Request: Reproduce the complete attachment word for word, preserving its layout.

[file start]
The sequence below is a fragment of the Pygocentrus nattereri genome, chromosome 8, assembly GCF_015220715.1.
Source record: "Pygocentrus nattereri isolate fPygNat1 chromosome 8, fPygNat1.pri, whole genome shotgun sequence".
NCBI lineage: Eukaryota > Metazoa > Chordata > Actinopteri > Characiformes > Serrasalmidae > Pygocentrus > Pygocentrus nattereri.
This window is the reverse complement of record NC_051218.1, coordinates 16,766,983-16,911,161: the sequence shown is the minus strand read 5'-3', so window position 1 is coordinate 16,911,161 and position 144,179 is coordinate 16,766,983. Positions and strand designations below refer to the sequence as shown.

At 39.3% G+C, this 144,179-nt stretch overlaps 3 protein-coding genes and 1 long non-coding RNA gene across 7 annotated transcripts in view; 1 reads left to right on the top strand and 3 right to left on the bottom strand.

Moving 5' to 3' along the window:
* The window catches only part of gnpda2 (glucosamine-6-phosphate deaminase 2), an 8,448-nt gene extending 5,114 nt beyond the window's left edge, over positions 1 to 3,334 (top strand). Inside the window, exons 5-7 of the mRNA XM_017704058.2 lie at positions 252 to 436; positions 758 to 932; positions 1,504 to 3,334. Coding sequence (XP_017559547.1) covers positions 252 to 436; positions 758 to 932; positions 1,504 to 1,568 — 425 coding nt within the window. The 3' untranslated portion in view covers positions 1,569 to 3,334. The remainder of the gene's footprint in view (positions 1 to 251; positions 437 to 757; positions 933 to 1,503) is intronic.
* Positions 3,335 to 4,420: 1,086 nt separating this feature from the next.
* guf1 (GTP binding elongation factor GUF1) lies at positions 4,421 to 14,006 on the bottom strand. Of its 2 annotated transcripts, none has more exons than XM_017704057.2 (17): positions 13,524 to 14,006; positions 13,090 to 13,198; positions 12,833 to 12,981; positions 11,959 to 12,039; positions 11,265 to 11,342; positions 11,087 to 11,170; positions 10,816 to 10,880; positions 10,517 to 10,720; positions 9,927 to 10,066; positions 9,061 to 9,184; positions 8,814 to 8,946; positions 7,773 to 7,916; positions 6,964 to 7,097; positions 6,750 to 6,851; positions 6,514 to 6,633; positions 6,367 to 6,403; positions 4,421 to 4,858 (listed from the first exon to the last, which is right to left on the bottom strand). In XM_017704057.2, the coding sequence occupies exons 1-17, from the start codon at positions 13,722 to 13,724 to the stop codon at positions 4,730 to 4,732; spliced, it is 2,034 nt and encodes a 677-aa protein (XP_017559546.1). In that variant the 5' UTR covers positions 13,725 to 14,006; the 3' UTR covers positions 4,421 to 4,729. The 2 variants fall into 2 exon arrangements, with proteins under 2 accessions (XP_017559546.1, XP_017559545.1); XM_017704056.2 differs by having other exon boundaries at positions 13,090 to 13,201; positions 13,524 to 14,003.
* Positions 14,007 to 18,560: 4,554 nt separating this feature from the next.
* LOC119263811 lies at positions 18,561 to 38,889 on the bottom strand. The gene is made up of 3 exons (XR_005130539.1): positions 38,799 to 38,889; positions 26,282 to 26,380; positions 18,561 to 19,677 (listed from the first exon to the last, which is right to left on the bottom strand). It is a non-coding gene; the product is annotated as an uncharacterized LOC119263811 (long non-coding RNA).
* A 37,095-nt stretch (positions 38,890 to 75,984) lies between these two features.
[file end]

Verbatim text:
The sequence below is a fragment of the Pygocentrus nattereri genome, chromosome 8, assembly GCF_015220715.1.
Source record: "Pygocentrus nattereri isolate fPygNat1 chromosome 8, fPygNat1.pri, whole genome shotgun sequence".
NCBI lineage: Eukaryota > Metazoa > Chordata > Actinopteri > Characiformes > Serrasalmidae > Pygocentrus > Pygocentrus nattereri.
This window is the reverse complement of record NC_051218.1, coordinates 16,766,983-16,911,161: the sequence shown is the minus strand read 5'-3', so window position 1 is coordinate 16,911,161 and position 144,179 is coordinate 16,766,983. Positions and strand designations below refer to the sequence as shown.

At 39.3% G+C, this 144,179-nt stretch overlaps 3 protein-coding genes and 1 long non-coding RNA gene across 7 annotated transcripts in view; 1 reads left to right on the top strand and 3 right to left on the bottom strand.

Moving 5' to 3' along the window:
* The window catches only part of gnpda2 (glucosamine-6-phosphate deaminase 2), an 8,448-nt gene extending 5,114 nt beyond the window's left edge, over positions 1 to 3,334 (top strand). Inside the window, exons 5-7 of the mRNA XM_017704058.2 lie at positions 252 to 436; positions 758 to 932; positions 1,504 to 3,334. Coding sequence (XP_017559547.1) covers positions 252 to 436; positions 758 to 932; positions 1,504 to 1,568 — 425 coding nt within the window. The 3' untranslated portion in view covers positions 1,569 to 3,334. The remainder of the gene's footprint in view (positions 1 to 251; positions 437 to 757; positions 933 to 1,503) is intronic.
* Positions 3,335 to 4,420: 1,086 nt separating this feature from the next.
* guf1 (GTP binding elongation factor GUF1) lies at positions 4,421 to 14,006 on the bottom strand. Of its 2 annotated transcripts, none has more exons than XM_017704057.2 (17): positions 13,524 to 14,006; positions 13,090 to 13,198; positions 12,833 to 12,981; positions 11,959 to 12,039; positions 11,265 to 11,342; positions 11,087 to 11,170; positions 10,816 to 10,880; positions 10,517 to 10,720; positions 9,927 to 10,066; positions 9,061 to 9,184; positions 8,814 to 8,946; positions 7,773 to 7,916; positions 6,964 to 7,097; positions 6,750 to 6,851; positions 6,514 to 6,633; positions 6,367 to 6,403; positions 4,421 to 4,858 (listed from the first exon to the last, which is right to left on the bottom strand). In XM_017704057.2, the coding sequence occupies exons 1-17, from the start codon at positions 13,722 to 13,724 to the stop codon at positions 4,730 to 4,732; spliced, it is 2,034 nt and encodes a 677-aa protein (XP_017559546.1). In that variant the 5' UTR covers positions 13,725 to 14,006; the 3' UTR covers positions 4,421 to 4,729. The 2 variants fall into 2 exon arrangements, with proteins under 2 accessions (XP_017559546.1, XP_017559545.1); XM_017704056.2 differs by having other exon boundaries at positions 13,090 to 13,201; positions 13,524 to 14,003.
* Positions 14,007 to 18,560: 4,554 nt separating this feature from the next.
* LOC119263811 lies at positions 18,561 to 38,889 on the bottom strand. The gene is made up of 3 exons (XR_005130539.1): positions 38,799 to 38,889; positions 26,282 to 26,380; positions 18,561 to 19,677 (listed from the first exon to the last, which is right to left on the bottom strand). It is a non-coding gene; the product is annotated as an uncharacterized LOC119263811 (long non-coding RNA).
* A 37,095-nt stretch (positions 38,890 to 75,984) lies between these two features.